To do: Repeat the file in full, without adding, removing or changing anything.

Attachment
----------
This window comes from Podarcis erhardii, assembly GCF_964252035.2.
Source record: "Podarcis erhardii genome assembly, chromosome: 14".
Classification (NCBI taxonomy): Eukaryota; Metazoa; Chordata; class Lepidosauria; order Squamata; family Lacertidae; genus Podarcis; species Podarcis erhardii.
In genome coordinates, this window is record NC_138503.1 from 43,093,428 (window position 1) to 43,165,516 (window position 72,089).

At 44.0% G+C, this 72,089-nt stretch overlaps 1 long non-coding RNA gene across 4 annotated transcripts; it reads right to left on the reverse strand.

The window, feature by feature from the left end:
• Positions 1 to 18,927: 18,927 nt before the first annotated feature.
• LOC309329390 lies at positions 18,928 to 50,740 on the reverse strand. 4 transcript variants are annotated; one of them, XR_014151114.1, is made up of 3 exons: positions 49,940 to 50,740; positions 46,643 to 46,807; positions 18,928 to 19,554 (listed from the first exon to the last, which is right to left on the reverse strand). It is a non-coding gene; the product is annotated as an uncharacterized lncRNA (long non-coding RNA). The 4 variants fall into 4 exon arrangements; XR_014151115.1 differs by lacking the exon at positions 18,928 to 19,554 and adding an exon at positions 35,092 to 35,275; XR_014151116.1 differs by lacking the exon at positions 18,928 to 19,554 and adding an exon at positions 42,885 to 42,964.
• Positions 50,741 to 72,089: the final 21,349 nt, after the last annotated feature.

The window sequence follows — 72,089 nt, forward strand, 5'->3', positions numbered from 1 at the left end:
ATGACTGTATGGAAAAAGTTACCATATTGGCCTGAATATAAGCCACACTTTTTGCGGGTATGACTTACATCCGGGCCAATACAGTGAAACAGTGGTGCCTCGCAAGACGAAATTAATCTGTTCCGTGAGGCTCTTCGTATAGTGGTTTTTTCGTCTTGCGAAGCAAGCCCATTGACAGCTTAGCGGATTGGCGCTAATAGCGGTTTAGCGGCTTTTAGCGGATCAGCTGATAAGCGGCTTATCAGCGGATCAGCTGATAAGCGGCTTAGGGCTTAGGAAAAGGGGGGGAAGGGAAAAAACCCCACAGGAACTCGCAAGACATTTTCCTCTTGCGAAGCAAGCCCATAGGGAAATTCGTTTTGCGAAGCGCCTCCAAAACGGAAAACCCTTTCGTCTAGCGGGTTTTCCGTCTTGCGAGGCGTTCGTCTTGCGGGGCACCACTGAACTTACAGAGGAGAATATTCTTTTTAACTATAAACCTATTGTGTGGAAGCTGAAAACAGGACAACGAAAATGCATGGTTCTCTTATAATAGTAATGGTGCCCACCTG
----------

This window comes from Podarcis erhardii, assembly GCF_964252035.2.
Source record: "Podarcis erhardii genome assembly, chromosome: 14".
Classification (NCBI taxonomy): Eukaryota; Metazoa; Chordata; class Lepidosauria; order Squamata; family Lacertidae; genus Podarcis; species Podarcis erhardii.
In genome coordinates, this window is record NC_138503.1 from 43,093,428 (window position 1) to 43,165,516 (window position 72,089).

At 44.0% G+C, this 72,089-nt stretch overlaps 1 long non-coding RNA gene across 4 annotated transcripts; it reads right to left on the reverse strand.

The window, feature by feature from the left end:
• Positions 1 to 18,927: 18,927 nt before the first annotated feature.
• LOC309329390 lies at positions 18,928 to 50,740 on the reverse strand. 4 transcript variants are annotated; one of them, XR_014151114.1, is made up of 3 exons: positions 49,940 to 50,740; positions 46,643 to 46,807; positions 18,928 to 19,554 (listed from the first exon to the last, which is right to left on the reverse strand). It is a non-coding gene; the product is annotated as an uncharacterized lncRNA (long non-coding RNA). The 4 variants fall into 4 exon arrangements; XR_014151115.1 differs by lacking the exon at positions 18,928 to 19,554 and adding an exon at positions 35,092 to 35,275; XR_014151116.1 differs by lacking the exon at positions 18,928 to 19,554 and adding an exon at positions 42,885 to 42,964.
• Positions 50,741 to 72,089: the final 21,349 nt, after the last annotated feature.

The window sequence follows — 72,089 nt, forward strand, 5'->3', positions numbered from 1 at the left end:
ATGACTGTATGGAAAAAGTTACCATATTGGCCTGAATATAAGCCACACTTTTTGCGGGTATGACTTACATCCGGGCCAATACAGTGAAACAGTGGTGCCTCGCAAGACGAAATTAATCTGTTCCGTGAGGCTCTTCGTATAGTGGTTTTTTCGTCTTGCGAAGCAAGCCCATTGACAGCTTAGCGGATTGGCGCTAATAGCGGTTTAGCGGCTTTTAGCGGATCAGCTGATAAGCGGCTTATCAGCGGATCAGCTGATAAGCGGCTTAGGGCTTAGGAAAAGGGGGGGAAGGGAAAAAACCCCACAGGAACTCGCAAGACATTTTCCTCTTGCGAAGCAAGCCCATAGGGAAATTCGTTTTGCGAAGCGCCTCCAAAACGGAAAACCCTTTCGTCTAGCGGGTTTTCCGTCTTGCGAGGCGTTCGTCTTGCGGGGCACCACTGAACTTACAGAGGAGAATATTCTTTTTAACTATAAACCTATTGTGTGGAAGCTGAAAACAGGACAACGAAAATGCATGGTTCTCTTATAATAGTAATGGTGCCCACCTG